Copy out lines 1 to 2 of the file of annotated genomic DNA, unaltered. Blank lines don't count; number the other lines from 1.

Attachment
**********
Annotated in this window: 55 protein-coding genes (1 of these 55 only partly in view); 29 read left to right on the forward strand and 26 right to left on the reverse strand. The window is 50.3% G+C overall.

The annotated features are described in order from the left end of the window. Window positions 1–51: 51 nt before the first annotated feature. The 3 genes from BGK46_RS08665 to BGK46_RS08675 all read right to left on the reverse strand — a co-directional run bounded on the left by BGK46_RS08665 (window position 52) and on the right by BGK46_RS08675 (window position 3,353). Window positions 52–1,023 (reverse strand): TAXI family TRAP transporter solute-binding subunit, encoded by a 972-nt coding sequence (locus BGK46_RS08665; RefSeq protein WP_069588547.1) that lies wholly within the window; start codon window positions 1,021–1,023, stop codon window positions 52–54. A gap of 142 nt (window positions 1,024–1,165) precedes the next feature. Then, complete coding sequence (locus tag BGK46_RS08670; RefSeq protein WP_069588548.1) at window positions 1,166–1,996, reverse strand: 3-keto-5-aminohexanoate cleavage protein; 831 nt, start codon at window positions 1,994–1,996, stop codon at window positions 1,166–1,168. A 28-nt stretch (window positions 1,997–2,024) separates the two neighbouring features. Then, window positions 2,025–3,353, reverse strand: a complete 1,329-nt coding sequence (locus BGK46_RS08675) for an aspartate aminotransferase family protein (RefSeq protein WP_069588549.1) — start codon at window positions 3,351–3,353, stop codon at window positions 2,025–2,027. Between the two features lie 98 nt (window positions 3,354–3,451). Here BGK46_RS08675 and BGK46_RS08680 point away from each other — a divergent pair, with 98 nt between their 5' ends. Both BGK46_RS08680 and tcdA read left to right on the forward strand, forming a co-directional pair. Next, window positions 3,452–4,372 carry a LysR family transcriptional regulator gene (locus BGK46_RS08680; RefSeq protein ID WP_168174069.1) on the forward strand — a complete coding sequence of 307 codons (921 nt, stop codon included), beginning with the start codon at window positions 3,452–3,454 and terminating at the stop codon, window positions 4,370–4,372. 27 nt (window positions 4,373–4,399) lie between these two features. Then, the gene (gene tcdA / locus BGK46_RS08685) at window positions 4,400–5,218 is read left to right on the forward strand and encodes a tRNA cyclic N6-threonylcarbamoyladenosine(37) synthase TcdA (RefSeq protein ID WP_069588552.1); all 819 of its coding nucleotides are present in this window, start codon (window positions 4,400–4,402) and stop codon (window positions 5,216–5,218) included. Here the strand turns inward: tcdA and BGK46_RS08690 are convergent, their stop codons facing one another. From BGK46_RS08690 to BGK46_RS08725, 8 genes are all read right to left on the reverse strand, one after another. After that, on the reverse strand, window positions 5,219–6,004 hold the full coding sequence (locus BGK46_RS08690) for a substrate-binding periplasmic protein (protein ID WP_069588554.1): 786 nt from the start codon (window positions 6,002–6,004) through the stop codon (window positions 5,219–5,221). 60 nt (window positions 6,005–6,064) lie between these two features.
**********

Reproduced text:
Annotated in this window: 55 protein-coding genes (1 of these 55 only partly in view); 29 read left to right on the forward strand and 26 right to left on the reverse strand. The window is 50.3% G+C overall.

The annotated features are described in order from the left end of the window. Window positions 1–51: 51 nt before the first annotated feature. The 3 genes from BGK46_RS08665 to BGK46_RS08675 all read right to left on the reverse strand — a co-directional run bounded on the left by BGK46_RS08665 (window position 52) and on the right by BGK46_RS08675 (window position 3,353). Window positions 52–1,023 (reverse strand): TAXI family TRAP transporter solute-binding subunit, encoded by a 972-nt coding sequence (locus BGK46_RS08665; RefSeq protein WP_069588547.1) that lies wholly within the window; start codon window positions 1,021–1,023, stop codon window positions 52–54. A gap of 142 nt (window positions 1,024–1,165) precedes the next feature. Then, complete coding sequence (locus tag BGK46_RS08670; RefSeq protein WP_069588548.1) at window positions 1,166–1,996, reverse strand: 3-keto-5-aminohexanoate cleavage protein; 831 nt, start codon at window positions 1,994–1,996, stop codon at window positions 1,166–1,168. A 28-nt stretch (window positions 1,997–2,024) separates the two neighbouring features. Then, window positions 2,025–3,353, reverse strand: a complete 1,329-nt coding sequence (locus BGK46_RS08675) for an aspartate aminotransferase family protein (RefSeq protein WP_069588549.1) — start codon at window positions 3,351–3,353, stop codon at window positions 2,025–2,027. Between the two features lie 98 nt (window positions 3,354–3,451). Here BGK46_RS08675 and BGK46_RS08680 point away from each other — a divergent pair, with 98 nt between their 5' ends. Both BGK46_RS08680 and tcdA read left to right on the forward strand, forming a co-directional pair. Next, window positions 3,452–4,372 carry a LysR family transcriptional regulator gene (locus BGK46_RS08680; RefSeq protein ID WP_168174069.1) on the forward strand — a complete coding sequence of 307 codons (921 nt, stop codon included), beginning with the start codon at window positions 3,452–3,454 and terminating at the stop codon, window positions 4,370–4,372. 27 nt (window positions 4,373–4,399) lie between these two features. Then, the gene (gene tcdA / locus BGK46_RS08685) at window positions 4,400–5,218 is read left to right on the forward strand and encodes a tRNA cyclic N6-threonylcarbamoyladenosine(37) synthase TcdA (RefSeq protein ID WP_069588552.1); all 819 of its coding nucleotides are present in this window, start codon (window positions 4,400–4,402) and stop codon (window positions 5,216–5,218) included. Here the strand turns inward: tcdA and BGK46_RS08690 are convergent, their stop codons facing one another. From BGK46_RS08690 to BGK46_RS08725, 8 genes are all read right to left on the reverse strand, one after another. After that, on the reverse strand, window positions 5,219–6,004 hold the full coding sequence (locus BGK46_RS08690) for a substrate-binding periplasmic protein (protein ID WP_069588554.1): 786 nt from the start codon (window positions 6,002–6,004) through the stop codon (window positions 5,219–5,221). 60 nt (window positions 6,005–6,064) lie between these two features.